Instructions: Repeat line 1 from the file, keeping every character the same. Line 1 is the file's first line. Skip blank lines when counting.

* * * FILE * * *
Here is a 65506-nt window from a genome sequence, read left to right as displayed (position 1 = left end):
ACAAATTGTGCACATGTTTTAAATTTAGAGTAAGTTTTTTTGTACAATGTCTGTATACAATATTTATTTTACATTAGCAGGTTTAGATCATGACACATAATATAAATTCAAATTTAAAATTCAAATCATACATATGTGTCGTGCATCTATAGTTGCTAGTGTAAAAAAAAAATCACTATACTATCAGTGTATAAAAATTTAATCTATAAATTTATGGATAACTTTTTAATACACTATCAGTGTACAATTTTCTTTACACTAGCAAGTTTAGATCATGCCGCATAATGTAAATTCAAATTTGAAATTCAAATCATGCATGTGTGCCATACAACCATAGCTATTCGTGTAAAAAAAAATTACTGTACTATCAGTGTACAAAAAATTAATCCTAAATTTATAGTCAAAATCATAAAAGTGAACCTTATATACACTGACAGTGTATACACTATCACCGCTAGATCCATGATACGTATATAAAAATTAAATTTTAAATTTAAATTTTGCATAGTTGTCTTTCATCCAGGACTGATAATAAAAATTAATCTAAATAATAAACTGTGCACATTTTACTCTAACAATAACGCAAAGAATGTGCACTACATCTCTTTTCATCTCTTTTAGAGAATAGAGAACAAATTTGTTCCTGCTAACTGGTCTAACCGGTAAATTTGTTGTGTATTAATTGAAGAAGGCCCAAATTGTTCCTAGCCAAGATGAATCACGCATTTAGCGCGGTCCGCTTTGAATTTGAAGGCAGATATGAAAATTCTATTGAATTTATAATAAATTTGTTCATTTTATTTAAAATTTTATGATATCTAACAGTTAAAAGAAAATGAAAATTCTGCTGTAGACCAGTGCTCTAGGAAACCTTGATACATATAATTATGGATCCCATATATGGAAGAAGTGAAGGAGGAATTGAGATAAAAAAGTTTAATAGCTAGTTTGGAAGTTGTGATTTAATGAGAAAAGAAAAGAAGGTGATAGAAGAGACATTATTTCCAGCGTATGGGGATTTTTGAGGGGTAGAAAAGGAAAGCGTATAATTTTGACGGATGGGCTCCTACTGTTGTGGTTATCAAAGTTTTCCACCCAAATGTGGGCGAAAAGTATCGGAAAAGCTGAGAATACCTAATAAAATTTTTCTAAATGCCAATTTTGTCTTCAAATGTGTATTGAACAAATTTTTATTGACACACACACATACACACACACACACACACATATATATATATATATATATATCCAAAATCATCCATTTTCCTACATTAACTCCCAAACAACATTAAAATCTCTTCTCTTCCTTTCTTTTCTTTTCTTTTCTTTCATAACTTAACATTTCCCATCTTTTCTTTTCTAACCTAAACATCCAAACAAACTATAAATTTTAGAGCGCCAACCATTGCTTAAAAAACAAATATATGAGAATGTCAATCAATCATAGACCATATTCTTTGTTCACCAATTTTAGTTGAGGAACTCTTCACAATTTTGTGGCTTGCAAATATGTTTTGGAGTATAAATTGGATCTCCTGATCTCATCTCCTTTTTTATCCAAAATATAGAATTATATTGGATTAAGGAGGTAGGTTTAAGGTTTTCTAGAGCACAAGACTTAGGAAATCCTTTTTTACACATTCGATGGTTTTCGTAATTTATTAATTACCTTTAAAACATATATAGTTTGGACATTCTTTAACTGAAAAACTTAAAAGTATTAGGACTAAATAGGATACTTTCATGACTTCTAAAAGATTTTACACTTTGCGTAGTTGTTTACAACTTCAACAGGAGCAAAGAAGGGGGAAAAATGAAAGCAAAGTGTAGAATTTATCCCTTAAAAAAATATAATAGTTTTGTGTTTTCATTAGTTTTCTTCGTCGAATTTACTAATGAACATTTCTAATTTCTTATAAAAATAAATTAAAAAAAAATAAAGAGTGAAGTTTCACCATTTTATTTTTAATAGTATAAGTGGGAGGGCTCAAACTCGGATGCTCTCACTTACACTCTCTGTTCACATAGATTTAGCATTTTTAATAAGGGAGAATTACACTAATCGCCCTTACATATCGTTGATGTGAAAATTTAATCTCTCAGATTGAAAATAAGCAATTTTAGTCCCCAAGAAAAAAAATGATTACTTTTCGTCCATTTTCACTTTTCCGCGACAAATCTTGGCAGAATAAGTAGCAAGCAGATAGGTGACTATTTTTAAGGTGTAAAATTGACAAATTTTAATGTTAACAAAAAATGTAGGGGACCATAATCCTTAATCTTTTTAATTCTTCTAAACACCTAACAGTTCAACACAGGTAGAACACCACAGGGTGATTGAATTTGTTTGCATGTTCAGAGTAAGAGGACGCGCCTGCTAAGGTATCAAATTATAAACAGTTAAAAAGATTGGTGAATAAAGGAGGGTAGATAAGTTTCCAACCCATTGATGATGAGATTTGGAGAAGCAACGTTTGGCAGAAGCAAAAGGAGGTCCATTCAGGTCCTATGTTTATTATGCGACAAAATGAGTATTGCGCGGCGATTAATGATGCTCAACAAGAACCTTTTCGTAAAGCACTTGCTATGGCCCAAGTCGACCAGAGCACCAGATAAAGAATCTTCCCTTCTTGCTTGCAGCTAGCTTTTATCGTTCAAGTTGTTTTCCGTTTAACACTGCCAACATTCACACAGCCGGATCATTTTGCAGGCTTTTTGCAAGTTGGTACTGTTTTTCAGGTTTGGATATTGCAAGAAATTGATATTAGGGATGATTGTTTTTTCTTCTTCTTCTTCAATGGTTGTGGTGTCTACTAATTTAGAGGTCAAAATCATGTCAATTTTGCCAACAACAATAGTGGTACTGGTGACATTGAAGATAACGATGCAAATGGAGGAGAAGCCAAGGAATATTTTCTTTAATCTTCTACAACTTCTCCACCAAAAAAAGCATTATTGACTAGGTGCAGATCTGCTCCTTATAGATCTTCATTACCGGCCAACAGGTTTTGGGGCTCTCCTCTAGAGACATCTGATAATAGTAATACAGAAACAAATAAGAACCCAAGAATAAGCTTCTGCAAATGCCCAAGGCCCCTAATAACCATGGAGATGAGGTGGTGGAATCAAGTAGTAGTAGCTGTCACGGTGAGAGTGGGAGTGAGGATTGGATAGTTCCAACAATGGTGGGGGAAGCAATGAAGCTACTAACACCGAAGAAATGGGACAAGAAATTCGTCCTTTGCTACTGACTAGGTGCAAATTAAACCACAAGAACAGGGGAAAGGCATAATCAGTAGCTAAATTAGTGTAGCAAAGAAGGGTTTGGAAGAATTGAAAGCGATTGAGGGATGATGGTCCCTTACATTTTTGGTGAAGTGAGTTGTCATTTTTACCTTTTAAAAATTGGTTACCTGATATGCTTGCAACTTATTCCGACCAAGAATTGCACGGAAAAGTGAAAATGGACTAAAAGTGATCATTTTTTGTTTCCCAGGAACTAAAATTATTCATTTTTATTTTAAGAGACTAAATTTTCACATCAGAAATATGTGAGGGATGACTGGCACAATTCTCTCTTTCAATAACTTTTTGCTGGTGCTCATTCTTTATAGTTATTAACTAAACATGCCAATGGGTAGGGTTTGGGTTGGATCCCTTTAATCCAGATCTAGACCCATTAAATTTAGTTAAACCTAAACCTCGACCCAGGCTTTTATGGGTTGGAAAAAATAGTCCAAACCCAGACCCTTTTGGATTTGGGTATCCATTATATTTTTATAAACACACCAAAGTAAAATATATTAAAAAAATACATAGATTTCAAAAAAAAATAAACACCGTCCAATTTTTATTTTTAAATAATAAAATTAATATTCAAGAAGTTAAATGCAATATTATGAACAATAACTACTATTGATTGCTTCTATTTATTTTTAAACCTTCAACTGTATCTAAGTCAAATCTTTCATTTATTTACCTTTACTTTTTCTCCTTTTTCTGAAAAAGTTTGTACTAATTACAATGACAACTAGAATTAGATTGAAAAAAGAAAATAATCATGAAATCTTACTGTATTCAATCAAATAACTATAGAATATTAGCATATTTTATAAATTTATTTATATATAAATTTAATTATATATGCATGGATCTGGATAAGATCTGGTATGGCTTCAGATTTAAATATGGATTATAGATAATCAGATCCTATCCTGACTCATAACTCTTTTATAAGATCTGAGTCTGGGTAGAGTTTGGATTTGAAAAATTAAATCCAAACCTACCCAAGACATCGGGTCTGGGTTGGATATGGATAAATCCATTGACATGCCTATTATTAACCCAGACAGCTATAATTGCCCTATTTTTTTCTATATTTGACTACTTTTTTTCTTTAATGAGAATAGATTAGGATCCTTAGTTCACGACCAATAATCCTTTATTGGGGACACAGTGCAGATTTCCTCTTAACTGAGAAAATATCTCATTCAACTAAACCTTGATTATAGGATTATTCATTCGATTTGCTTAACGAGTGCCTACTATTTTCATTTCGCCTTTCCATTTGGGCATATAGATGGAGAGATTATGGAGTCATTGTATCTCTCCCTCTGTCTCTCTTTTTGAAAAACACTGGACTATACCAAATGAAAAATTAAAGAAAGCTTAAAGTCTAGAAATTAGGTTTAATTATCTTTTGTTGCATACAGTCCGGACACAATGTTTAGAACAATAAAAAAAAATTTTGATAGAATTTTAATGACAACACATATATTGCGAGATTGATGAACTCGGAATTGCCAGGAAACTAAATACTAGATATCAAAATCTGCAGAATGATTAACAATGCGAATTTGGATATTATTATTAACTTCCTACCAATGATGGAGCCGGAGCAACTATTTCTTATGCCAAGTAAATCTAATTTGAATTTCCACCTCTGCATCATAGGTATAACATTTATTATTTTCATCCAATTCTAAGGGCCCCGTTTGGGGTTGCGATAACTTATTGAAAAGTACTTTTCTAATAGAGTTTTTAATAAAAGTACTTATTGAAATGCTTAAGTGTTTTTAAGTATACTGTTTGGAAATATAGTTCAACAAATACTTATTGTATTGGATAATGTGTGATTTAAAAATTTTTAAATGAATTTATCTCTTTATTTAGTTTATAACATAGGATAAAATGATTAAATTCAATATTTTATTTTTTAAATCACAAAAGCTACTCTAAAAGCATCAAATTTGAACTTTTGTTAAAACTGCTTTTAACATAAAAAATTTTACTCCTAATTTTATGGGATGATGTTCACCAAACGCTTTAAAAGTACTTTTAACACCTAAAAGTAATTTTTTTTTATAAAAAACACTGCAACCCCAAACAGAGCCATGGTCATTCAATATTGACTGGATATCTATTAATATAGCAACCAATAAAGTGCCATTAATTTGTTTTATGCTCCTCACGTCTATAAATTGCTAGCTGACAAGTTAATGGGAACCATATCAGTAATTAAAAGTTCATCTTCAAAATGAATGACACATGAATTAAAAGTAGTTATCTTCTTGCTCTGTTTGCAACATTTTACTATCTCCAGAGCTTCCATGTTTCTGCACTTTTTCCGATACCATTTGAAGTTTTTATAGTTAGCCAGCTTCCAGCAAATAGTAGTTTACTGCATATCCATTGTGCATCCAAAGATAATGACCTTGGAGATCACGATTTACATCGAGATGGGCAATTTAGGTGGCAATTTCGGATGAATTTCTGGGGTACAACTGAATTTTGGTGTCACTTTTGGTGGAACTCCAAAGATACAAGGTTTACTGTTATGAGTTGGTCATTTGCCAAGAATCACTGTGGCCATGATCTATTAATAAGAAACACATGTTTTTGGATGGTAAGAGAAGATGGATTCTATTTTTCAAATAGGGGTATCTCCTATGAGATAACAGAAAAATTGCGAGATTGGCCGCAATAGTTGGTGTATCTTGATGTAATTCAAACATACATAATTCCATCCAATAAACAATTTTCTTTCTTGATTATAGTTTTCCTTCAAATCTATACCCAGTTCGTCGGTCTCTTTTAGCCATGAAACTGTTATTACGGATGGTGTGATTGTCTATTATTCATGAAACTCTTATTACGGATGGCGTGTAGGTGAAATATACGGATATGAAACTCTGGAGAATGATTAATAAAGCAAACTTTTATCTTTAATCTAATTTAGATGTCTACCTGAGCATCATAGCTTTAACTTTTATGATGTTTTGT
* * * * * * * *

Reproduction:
Here is a 65506-nt window from a genome sequence, read left to right as displayed (position 1 = left end):